New Ted Leo: 'Rapid Response,' a Trip into Punk Rock Live Blogging
This election continues to convince otherwise sane people to do irrational things—Palin-photoshopping, screaming at friendly people who agree with you at parties, repeatedly watching graphic clips of wolves being shot by mobile aircraft, etc. Ted Leo, punk hero, is apparently not immune to getting trapped into this dark place of fear and loathing, but at least his project takes the form of hastily writing and recording four songs and releasing them onto the internet.
Rapid Response, released yesterday, retails for four dollars—proceeds go to Democracy Now! and Food Not Bombs—and runs through covers of Cock Sparrer and Amebix in addition to two highly topical ("We were coming home from Denver and the DNC…") originals. Take or leave the new songs, depending on how much like news dispatches you enjoy your punk rock, or vice versa, but give Leo credit for nailing this internet thing and accompanying the tracks with a few thousand words of explanation, relevant references (the songtitles have links to the articles that inspired them! It's just like House of Leaves!), Shelter jokes, etc. "First of all," says Leo, doing his best Kanye West, "don't get on my case about recording quality, excessive compression, distortion, etc." Song #1, "Paranoia: Never Enough," links through to a Washington Post article on domestic surveillance; "Mourning in America" directs you to the Wikipedia page on Southern Strategy—you get the idea. Read along, caveats, clarifications, amendments, and all, and enjoy:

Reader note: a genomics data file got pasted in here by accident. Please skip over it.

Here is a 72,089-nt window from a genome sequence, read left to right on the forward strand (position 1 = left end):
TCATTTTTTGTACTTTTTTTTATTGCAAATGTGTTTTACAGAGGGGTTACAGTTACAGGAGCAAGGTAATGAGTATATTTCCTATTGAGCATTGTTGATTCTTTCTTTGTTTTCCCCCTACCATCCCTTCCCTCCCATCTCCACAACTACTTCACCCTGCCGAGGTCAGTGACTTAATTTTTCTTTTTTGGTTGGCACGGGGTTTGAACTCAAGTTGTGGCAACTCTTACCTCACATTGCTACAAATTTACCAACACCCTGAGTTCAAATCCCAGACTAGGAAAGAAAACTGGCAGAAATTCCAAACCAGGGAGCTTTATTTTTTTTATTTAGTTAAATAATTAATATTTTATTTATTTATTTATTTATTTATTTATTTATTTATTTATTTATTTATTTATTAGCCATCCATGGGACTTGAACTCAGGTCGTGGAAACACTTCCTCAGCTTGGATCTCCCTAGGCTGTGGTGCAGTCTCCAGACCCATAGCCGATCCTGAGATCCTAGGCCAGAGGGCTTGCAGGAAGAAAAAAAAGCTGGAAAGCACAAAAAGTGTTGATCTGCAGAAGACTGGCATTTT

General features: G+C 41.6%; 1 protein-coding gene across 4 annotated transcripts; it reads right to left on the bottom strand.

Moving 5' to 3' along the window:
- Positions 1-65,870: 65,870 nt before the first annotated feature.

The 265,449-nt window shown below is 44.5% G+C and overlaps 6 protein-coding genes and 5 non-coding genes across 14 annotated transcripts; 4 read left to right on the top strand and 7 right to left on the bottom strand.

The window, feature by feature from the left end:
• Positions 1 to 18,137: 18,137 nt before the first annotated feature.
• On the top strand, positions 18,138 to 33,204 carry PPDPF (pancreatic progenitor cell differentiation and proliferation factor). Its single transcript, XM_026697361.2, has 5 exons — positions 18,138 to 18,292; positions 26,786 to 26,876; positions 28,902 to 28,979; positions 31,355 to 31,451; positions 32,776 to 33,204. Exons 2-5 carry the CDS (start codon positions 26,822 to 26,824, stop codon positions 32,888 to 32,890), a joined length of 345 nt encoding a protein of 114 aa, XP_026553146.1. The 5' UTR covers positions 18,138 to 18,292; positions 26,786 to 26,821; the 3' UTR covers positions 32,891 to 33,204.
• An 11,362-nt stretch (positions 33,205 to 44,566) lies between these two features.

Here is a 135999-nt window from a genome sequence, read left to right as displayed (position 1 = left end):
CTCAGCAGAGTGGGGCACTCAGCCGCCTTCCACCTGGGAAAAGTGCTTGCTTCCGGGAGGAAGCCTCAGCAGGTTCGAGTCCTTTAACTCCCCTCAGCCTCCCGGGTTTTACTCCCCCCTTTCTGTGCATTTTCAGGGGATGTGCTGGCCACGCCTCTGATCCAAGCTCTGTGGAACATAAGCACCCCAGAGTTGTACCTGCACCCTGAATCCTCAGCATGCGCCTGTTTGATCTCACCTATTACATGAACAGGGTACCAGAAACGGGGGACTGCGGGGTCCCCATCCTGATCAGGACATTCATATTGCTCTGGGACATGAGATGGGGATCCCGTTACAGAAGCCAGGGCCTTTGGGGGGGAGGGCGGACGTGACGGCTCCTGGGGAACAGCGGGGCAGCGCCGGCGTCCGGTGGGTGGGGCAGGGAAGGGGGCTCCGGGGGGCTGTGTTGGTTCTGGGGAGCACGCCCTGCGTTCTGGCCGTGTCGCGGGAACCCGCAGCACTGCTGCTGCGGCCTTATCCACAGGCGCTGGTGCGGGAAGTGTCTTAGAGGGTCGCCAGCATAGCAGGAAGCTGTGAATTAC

Also, I know that at one point it sounds like I'm saying "Amy GoodWIN," but it's just that I had never actually sung the song before, and I was rushing through it, not paying much attention to annunciation - I think I deserve the benefit of the doubt on that one, but you can still consider this a pre-emptive "clarification."